I will transfer my archives to the new site over the next few days. Please note that the dates will all be correct, but the times on the pre-April 7th posts will be entirely arbitrary. I did not keep track of times while using HoTMetaL, so I would prefer to omit them as before. Unfortunately, MT will not allow me to keep that field blank, so I've put them all down as 10:00 PM or thereabouts. I do tend to post late at night.
The previous archives will be kept where they are indefinitely, so links to them will work. But any future links should be made to those here.
Historians already record a Six Day War, a Seven Years War, a Thirty Years War, a Hundred Years War, and probably some others with similar names that I've forgotten. I suspect that we will some day have a parallel name for the repeated attacks on Israel by Arab nations and their homicidal NGOs. Given the simmering hostilities -- the 'phony wars' -- that have filled the intervals, the Six Day War and the other major Arab-Israeli conflicts hardly count as separate wars in any real sense.
Even rounding off to the nearest multiple of ten, the continuing Arab-Israeli conflict would have to end very soon to be called the Fifty Years War. At this point, a Sixty Years War is the best we can reasonably hope for. If everything works out as well as possible, six more years might just about suffice to turn Iran, Iraq, Syria, Lebanon, Palestine (however defined), Egypt, Libya, Algeria, Sudan, Somalia, Yemen, and Saudi Arabia -- a depressingly long list -- into some approximation of normal countries. By that I mean countries that, however poor and corrupt, at least do not massacre or brutally oppress their neighbors' citizens or their own, or send arms, money, or recruits to those who do. I can dream, can't I?
As for the other kind of dream, Gunner20 suggests that we start calling Saudi Arabia 'Sandland'. I think we should start dropping hints about what could happen if the Arab nations ever get their wish for another regional war or an 'Arab bomb'. The Empty Quarter might easily become the 'Empty Half', or the 'Empty Three-Quarters', or worse.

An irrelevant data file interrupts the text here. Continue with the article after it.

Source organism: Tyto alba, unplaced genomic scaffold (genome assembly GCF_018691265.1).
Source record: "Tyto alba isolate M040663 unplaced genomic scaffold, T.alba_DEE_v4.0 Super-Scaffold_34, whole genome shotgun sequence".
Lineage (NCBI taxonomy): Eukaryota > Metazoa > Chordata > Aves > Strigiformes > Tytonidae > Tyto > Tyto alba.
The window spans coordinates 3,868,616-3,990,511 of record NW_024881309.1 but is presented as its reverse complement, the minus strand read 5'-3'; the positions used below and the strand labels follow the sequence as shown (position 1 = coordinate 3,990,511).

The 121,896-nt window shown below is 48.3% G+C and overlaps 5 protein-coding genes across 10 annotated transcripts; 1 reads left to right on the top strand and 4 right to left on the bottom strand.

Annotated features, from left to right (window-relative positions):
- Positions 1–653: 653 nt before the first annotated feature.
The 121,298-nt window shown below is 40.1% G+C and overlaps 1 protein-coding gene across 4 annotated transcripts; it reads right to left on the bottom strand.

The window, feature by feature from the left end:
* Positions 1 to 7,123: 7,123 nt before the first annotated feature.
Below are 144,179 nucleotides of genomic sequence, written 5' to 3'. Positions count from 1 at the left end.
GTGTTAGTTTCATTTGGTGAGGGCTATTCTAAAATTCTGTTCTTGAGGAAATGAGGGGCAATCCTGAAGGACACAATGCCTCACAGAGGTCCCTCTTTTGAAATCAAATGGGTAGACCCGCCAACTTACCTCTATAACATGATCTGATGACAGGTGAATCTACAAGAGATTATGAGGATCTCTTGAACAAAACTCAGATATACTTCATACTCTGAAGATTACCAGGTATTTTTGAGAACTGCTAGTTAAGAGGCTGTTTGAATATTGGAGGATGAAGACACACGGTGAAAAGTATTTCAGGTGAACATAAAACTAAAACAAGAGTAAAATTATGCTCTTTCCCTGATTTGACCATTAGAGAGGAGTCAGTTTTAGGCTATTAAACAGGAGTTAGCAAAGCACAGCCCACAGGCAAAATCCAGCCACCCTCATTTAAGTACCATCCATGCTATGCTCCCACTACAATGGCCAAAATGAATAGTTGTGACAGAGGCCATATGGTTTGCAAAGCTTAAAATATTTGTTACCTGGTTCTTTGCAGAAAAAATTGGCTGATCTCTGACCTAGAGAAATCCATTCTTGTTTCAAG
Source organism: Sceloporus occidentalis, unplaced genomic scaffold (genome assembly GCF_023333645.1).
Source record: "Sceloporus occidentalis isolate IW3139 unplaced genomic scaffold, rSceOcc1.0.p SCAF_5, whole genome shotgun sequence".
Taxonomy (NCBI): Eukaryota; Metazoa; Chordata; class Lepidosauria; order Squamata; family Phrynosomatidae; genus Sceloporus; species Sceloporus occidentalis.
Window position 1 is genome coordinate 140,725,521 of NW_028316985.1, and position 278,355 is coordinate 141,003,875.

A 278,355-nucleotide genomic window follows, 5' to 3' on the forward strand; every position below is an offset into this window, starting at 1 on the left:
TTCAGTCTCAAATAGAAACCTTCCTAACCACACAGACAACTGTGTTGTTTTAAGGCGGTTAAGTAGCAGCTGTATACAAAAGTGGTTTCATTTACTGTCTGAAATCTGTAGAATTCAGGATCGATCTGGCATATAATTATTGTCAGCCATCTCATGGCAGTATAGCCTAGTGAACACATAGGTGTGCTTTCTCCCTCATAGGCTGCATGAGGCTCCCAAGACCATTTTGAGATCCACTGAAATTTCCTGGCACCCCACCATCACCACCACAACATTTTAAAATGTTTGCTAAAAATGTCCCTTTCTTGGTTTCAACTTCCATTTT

April 2, 2002
Dear Chairman Arafat:
I keep reading how eager you are to be martyred for the Palestinian cause, and how disappointing it is to be constantly cheated of your hopes to be a "Martyr! martyr! martyr!", to quote your own words. To help you in this difficult situation, I thought perhaps I should pass on some useful advice from a very knowing American of my acquaintance.
What follows is a simple twelve-step program for the do-it-yourself martyr, adjusted to fit your particular situation. The percentages in parentheses give my estimate of the cumulative chance of successful martyrdom at each stage: for instance, there is only a 2% chance that step 1 will suffice -- Israeli troops are fiendishly well-disciplined -- but there is a 55% chance that you will not have to go past step 7 to achieve martyrdom. Here is what you must do:
Your martyrdom will achieve several worthy goals:
I trust that you will find my advice useful, and sincerely hope that you will act upon it as soon as possible. In doing so, you will make the world a better place for everyone except a very few thoroughly evil people.
(signed) Dr. Julius Weevil
Maybe I should just ask them (him?), but why are all of the dozens of posts in the Brothers Judd Blog signed 'Orrin Judd'? The picture at the top implies that there are two brothers, one balder than the other. Are they both named Orrin? Or is this some kind of weird Penn and Teller relationship, where one of them does all the talking for both?
Weblogs scoop you at every turn, breaking "your" stories before you have a chance to rush your article to press.
As if to illustrate this statement, Hiler titles his story "Borg Journalism", subtitles it "We are the Blogs. Journalism will be Assimilated", mentions the Borg 11 more times, in fact, builds his whole article around the 'Blogosphere = Borg Collective' metaphor, all without noticing that the comparison had already been made in a blog entry that should not have been too hard to find. (It was linked by Instapundit, Bjørn Stærk, Sgt. Stryker, and Nick Denton.) Oops.